“Not everyone can be a great artist, but a great artist can come from anywhere.” – Anton Ego, Ratatouille
Los Angeles. New York City. Seattle. London. And yes, Liverpool.
The average rock music consumer, if polled, could easily name his or her top 10 favorite bands. Interestingly, the chance of most or all of those bands having come from one of the aforementioned cities is astronomically high. Not to over-generalize, but renowned art tends to emerge from a short list of metropolitan utopias.
The most recent exception to this rule, of course, is the entertainment explosion currently igniting in Georgia, thanks to AMC’s The Walking Dead, rapper/actor Donald Glover’s upcoming FX series Atlanta, and a steady influx of “big studio” films employing Georgia-based casting agencies for big name productions (too many to name). You, along with a growing number of others, might be asking yourself, “Well, when’s Birmingham’s turn?”
“Birmingham is on the cusp of becoming the cultural epicenter of Alabama,” says Andy Jackson, whose band Sloss Minor will open for Taking Back Sunday at Iron City on Sunday, October 27. “There is so much diversity and great live bands coming through here. It can be tough to navigate, but…there are a few people trying really hard to bring us together and make things happen around here. As local musicians, we can see that there is a scene here, but there are no concentrated genres of music.”
Jackson has been inadvertently bringing Birmingham into the underground discussion for years, starting with his successful rock outfit Hot Rod Circuit. In 2002, their single “The Pharmacist,” from their Vagrant Records release Sorry About Tomorrow, became a modest MTV hit. During their 10-year career, Hot Rod Circuit traveled the world over, touring with Jimmy Eat World, Say Anything, Good Charlotte, MXPX, the Get Up Kids and many others.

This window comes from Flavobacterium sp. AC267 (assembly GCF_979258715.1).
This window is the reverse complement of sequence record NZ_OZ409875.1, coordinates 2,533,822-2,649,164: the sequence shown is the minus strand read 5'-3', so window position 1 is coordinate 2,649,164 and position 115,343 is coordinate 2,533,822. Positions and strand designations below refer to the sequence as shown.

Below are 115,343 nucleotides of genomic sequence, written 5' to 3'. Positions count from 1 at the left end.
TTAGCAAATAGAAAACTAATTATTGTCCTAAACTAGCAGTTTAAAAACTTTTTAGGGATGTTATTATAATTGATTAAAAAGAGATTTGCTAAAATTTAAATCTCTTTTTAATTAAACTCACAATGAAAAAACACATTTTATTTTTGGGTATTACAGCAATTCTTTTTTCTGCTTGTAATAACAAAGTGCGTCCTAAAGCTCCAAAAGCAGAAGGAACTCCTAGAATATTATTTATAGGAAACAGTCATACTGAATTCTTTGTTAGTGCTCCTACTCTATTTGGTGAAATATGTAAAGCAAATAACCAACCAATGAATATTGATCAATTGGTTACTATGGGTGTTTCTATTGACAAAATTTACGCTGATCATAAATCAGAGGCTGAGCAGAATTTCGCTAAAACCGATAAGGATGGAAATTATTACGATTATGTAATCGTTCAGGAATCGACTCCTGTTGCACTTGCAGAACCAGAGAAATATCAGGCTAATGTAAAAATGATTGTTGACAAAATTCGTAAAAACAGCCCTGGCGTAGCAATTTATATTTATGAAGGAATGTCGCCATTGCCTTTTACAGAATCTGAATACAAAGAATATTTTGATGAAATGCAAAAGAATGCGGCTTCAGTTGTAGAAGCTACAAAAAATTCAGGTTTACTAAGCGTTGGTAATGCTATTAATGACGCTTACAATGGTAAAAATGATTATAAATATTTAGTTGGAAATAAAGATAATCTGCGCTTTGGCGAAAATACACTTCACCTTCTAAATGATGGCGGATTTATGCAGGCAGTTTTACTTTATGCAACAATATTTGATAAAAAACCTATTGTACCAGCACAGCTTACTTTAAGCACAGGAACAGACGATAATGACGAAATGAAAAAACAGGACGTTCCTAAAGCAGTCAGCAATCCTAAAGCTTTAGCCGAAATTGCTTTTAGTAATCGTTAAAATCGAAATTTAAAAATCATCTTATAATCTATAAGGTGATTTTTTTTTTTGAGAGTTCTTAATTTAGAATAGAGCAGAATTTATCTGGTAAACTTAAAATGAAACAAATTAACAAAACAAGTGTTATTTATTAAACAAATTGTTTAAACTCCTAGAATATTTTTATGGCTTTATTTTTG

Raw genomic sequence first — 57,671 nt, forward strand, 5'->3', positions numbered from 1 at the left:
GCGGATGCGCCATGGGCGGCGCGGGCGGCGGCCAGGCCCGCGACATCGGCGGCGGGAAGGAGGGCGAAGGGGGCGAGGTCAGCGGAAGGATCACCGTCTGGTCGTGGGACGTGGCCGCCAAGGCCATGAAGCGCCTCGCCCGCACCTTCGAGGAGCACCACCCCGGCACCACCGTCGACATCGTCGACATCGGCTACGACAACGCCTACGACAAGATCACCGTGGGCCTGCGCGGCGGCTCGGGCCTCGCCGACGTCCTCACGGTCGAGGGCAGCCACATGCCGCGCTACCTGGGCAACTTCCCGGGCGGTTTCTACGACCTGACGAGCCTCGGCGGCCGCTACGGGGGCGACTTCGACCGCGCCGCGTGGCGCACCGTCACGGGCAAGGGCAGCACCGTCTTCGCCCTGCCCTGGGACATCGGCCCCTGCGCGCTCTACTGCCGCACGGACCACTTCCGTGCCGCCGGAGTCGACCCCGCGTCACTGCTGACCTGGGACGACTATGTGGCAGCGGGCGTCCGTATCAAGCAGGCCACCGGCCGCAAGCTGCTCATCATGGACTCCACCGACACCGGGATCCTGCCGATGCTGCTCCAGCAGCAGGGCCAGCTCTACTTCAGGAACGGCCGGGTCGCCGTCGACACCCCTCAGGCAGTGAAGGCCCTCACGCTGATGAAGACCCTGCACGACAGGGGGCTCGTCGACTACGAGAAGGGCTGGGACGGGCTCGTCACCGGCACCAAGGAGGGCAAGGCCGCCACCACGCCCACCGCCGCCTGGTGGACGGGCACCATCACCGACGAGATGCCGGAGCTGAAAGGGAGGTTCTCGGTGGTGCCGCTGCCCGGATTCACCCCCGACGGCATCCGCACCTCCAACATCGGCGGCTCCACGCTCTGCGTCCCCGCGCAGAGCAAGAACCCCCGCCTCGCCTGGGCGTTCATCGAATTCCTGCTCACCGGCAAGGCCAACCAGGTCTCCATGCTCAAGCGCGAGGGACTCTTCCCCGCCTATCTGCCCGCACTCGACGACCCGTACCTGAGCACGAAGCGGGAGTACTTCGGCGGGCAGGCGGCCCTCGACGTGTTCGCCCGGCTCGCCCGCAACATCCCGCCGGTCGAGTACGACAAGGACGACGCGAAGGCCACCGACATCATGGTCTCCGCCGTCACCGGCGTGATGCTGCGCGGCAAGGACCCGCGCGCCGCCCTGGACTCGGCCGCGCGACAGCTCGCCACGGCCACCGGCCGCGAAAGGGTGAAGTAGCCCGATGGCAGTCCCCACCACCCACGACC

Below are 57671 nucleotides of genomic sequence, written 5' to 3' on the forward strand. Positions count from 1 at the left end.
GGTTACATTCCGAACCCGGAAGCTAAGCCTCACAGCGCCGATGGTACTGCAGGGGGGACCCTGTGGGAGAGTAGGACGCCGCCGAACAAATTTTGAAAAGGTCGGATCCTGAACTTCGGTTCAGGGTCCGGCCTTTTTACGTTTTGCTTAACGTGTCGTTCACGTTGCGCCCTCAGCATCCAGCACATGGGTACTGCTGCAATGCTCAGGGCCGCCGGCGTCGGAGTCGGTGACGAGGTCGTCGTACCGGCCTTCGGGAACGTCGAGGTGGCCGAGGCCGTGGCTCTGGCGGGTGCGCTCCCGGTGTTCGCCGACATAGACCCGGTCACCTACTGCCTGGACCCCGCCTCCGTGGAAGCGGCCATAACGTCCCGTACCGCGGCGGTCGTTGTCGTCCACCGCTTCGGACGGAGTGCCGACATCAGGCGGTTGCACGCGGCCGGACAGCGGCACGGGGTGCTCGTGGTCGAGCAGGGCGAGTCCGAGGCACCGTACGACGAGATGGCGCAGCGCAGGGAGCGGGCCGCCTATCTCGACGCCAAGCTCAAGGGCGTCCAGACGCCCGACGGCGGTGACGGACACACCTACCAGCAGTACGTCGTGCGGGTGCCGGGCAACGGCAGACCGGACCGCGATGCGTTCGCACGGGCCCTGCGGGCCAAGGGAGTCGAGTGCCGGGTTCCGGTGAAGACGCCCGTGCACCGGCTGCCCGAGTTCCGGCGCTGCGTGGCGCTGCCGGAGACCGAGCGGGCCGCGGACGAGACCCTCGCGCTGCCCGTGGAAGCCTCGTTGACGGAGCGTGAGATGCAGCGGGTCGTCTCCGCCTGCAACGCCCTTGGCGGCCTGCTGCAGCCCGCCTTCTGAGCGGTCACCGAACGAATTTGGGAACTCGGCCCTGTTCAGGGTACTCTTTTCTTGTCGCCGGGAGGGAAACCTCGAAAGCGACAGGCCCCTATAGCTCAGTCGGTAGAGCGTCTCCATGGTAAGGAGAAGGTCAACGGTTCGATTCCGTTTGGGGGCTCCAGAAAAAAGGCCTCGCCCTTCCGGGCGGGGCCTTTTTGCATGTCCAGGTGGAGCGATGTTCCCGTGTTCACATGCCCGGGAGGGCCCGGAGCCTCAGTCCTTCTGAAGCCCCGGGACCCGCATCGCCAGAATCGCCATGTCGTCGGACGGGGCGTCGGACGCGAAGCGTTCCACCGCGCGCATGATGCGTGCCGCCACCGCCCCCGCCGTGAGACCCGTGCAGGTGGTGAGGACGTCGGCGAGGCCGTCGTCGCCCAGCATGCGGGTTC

“We are aware of the fact that we are a [kind of] ‘mid-level super group,’” says keyboardist/vocalist Rachael Jackson, referring to her husband Andy’s time in Hot Rod Circuit, as well as Sloss Minor drummer Gabe Renfroe’s time with the Huntsville-born Northstar, whom Taking Back Sunday frontman Adam Lazzara (born in Sheffield, AL) often describes as “the greatest band ever.”
“We are fortunate to have kept a fan base from our old bands that is slowly transferring over. [But] we are a fresh, new band with a different sound,” adds Rachael. “Although we welcome old fans of our music, we are not relying on it. We are starting over.”
This sentiment of “starting over” is refreshingly apparent in “Duffle Bag,” a song the band recently released via their YouTube channel. Andy’s pleasant rasp is still intact, but softened and more fully realized thanks to the underlying haunts of Rachael’s backup vocals. A hi-hat driven beat and well-placed synth work push Andy’s songwriting into a modern arena, creating a satisfying balance of old and new.
“The one thing I have noticed as I have gotten older,” says Andy, “is that I’m really trying to challenge myself as a singer and guitar player [to] do things that I normally wouldn’t do. In the past, I’ve just kind of jammed, and that was the song. [But] now, I really take the time to tear a song apart and find out what makes it work.”
Sloss Minor – rounded out by bassist Jake Sloan and guitarist/local filmmaker Justin Steeley – will be leaving their lair (Andy Jackson’s home studio, AKA the Jackalope Studio) to share the stage with Transit, Polar Bear Club and the aforementioned Taking Back Sunday at Iron City.
“Iron City is a great new venue,” says Rachael. “It has some of the best live sound around, for sure. [But] honestly, it is a treat to play anywhere in Birmingham. It is definitely more about the people than the place.”
“We definitely strive to put on a great live show, and sound better than our record,” adds Andy. “[However], we seem to always stand out a little. But maybe standing out isn’t such a bad thing.”